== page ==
Space out tender closings of state land sales to maximise proceeds, manage risk

Leslie Yee

Nov 13, 2023

SINGAPOREíS housing market is showing resilience in the face of higher interest rates over a prolonged period, sluggish economic growth and geopolitical tensions.

Three 99-year leasehold private housing sites put up for tender by the Urban Redevelopment Authority drew healthy participation among developers and strong top bids.

Singaporeans can be happy that state coffers stand to be enriched by a total of S$2.29 billion from the top bids for the three sites, whose tender closed on Nov 7.

The top bids at the state land tender were S$968 million for a site at Lorong 1 Toa Payoh, S$692.4 million for Pine Grove (Parcel B) and S$633.45 million for a Clementi Avenue 1 site, which translate into price per square foot (psf) per plot ratio (ppr) of S$1,360, S$1,223 and S$1,250, respectively.

However, I wonder if it makes sense to group the tender closing of multiple Government Land Sales (GLS) sites at the same time.

There are 15 Confirmed List sites for the GLS Programme for 2023, comprising 13 residential sites and two white sites.

Each site put up for sale could have its own distinct tender closing date. For example, the government could spread out tender closing dates of Confirmed List sites such that tenders close for one or two sites every month. In this way, there will be more frequent data points available on the appetite of developers for land.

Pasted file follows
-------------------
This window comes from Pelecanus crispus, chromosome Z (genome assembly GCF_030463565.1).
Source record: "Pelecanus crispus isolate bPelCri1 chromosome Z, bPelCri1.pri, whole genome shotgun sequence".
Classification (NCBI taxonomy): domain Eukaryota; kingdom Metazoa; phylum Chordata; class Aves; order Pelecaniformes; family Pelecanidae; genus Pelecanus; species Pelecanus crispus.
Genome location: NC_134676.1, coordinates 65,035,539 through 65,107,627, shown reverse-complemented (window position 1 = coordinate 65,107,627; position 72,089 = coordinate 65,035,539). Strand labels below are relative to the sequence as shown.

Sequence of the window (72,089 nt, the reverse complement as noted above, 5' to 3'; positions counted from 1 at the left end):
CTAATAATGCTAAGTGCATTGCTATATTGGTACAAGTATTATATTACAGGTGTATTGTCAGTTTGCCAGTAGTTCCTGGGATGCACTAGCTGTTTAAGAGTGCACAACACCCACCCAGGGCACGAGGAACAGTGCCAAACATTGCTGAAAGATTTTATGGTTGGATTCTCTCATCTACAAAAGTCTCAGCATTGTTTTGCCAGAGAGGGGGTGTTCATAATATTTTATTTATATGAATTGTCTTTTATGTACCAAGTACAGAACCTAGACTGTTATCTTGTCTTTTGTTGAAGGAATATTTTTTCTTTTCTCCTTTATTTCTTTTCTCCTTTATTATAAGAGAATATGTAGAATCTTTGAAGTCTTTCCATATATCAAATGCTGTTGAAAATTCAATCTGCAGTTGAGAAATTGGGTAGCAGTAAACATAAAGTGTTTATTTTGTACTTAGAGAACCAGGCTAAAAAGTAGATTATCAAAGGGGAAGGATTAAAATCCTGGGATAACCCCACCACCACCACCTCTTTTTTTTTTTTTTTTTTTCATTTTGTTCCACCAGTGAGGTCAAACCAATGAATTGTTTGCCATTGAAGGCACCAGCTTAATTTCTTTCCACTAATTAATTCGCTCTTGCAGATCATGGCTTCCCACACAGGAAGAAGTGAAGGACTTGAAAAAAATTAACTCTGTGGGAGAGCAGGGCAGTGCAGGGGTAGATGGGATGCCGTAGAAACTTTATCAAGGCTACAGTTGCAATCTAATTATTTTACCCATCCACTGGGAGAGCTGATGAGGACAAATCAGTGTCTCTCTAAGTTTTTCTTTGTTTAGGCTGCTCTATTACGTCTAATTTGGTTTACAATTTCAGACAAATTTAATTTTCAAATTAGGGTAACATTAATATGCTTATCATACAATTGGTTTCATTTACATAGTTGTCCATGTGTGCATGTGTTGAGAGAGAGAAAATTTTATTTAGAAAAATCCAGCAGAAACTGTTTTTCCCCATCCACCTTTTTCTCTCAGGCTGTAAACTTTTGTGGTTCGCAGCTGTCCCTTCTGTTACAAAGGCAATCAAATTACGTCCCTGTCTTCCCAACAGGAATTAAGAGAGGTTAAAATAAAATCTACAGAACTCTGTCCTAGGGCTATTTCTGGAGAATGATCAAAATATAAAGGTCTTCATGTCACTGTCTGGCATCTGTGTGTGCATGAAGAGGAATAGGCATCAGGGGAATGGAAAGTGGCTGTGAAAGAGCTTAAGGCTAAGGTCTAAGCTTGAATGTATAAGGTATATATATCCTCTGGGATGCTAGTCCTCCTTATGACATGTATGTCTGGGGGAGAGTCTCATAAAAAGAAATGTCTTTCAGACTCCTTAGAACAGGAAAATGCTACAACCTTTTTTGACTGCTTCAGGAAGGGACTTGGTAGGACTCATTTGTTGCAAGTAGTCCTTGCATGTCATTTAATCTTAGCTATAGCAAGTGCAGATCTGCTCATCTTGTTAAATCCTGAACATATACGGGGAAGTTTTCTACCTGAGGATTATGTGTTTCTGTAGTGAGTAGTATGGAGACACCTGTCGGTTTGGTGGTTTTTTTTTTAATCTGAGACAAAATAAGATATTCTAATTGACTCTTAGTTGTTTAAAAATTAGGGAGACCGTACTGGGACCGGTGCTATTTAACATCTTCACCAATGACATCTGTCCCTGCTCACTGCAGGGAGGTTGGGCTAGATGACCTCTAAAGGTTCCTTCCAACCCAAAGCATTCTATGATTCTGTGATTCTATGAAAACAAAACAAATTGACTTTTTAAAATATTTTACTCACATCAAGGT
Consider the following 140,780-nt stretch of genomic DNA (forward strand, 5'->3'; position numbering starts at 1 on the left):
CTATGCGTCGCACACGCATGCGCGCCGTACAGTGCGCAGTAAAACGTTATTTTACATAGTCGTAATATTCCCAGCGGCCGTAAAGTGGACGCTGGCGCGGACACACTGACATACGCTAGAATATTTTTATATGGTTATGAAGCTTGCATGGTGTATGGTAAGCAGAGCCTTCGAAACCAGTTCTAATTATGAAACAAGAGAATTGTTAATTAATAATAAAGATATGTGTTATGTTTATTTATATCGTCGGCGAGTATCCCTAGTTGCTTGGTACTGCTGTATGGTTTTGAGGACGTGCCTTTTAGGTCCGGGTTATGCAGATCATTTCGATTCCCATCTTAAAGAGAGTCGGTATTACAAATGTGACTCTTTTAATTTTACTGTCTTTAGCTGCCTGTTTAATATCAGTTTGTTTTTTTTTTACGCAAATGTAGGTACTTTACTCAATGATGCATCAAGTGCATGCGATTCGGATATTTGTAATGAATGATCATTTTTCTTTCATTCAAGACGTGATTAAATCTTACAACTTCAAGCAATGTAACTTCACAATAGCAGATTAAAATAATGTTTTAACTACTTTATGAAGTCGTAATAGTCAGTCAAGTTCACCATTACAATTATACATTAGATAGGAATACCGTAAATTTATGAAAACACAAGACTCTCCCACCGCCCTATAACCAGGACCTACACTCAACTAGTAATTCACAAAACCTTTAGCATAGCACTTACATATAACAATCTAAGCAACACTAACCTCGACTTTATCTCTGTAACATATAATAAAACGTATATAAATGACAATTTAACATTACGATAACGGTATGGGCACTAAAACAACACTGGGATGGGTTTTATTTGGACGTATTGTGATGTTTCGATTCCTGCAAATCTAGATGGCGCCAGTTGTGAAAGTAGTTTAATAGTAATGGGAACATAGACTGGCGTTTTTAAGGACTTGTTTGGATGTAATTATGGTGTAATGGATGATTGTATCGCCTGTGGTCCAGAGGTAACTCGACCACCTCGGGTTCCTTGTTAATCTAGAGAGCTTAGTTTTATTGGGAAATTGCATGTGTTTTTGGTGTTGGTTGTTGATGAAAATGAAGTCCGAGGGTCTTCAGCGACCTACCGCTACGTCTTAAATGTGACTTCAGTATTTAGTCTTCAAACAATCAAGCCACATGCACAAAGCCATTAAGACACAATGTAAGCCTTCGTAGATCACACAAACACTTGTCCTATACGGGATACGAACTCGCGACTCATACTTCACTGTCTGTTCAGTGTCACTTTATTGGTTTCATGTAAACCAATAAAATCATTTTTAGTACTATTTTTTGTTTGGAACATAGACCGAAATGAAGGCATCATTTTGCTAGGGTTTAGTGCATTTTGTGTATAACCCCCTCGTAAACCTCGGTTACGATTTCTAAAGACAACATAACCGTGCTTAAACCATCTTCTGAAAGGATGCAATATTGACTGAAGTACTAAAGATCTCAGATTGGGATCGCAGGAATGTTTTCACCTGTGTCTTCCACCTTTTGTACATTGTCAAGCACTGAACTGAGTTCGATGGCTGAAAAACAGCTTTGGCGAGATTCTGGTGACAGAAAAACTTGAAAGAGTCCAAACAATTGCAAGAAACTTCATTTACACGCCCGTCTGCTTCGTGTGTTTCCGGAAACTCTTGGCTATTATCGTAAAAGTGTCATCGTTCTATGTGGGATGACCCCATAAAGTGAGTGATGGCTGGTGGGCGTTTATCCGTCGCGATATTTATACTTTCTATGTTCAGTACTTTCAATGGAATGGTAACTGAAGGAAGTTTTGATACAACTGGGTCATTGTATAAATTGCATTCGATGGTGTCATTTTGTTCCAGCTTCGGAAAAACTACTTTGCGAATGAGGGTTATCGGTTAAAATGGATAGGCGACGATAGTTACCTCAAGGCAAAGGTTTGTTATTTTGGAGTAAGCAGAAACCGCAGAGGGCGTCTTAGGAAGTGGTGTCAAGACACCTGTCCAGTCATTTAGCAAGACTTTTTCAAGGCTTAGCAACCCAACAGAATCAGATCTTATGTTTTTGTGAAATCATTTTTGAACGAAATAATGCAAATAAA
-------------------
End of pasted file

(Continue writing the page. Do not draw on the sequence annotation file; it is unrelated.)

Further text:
Grouping of tender closing of multiple sites at the same time may not benefit developers, the government or potential home buyers.

Housing developers in Singapore are constantly hungry for land as a developer of a project with five homes or more has to complete the development and sell all new homes within five years of site acquisition to avoid paying hefty taxes.

A developer interested in securing a housing site can be caught in a pickle when multiple housing sites are offered for tender with the same tender closing date. The developer may have to submit strong bids for multiple sites because it is unsure if bids that it deems competitive will succeed.

A problem could arise if the developer targeting to secure a site ends up being successful with two or three sites. Manpower and financial resources may become overly-stretched in such a scenario. With high interest rates, there is even greater strain on the balance sheet from taking on too many property development projects concurrently.

Spreading out the tender closing dates for different GLS sites on the other hand helps developers in their planning and risk management. A developer can focus all its resources on particular sites at various points in time as well as better calibrate its bid for a specific site.

Land sales proceeds

From the governmentís perspective, having multiple state land tenders close at the same time may not optimise land sales proceeds.

Think about it: developers with resources stretched across bidding for multiple sites, could end up being conservative with bids across all sites. Lower proceeds from state land sales may in turn mean less money goes into the reserves.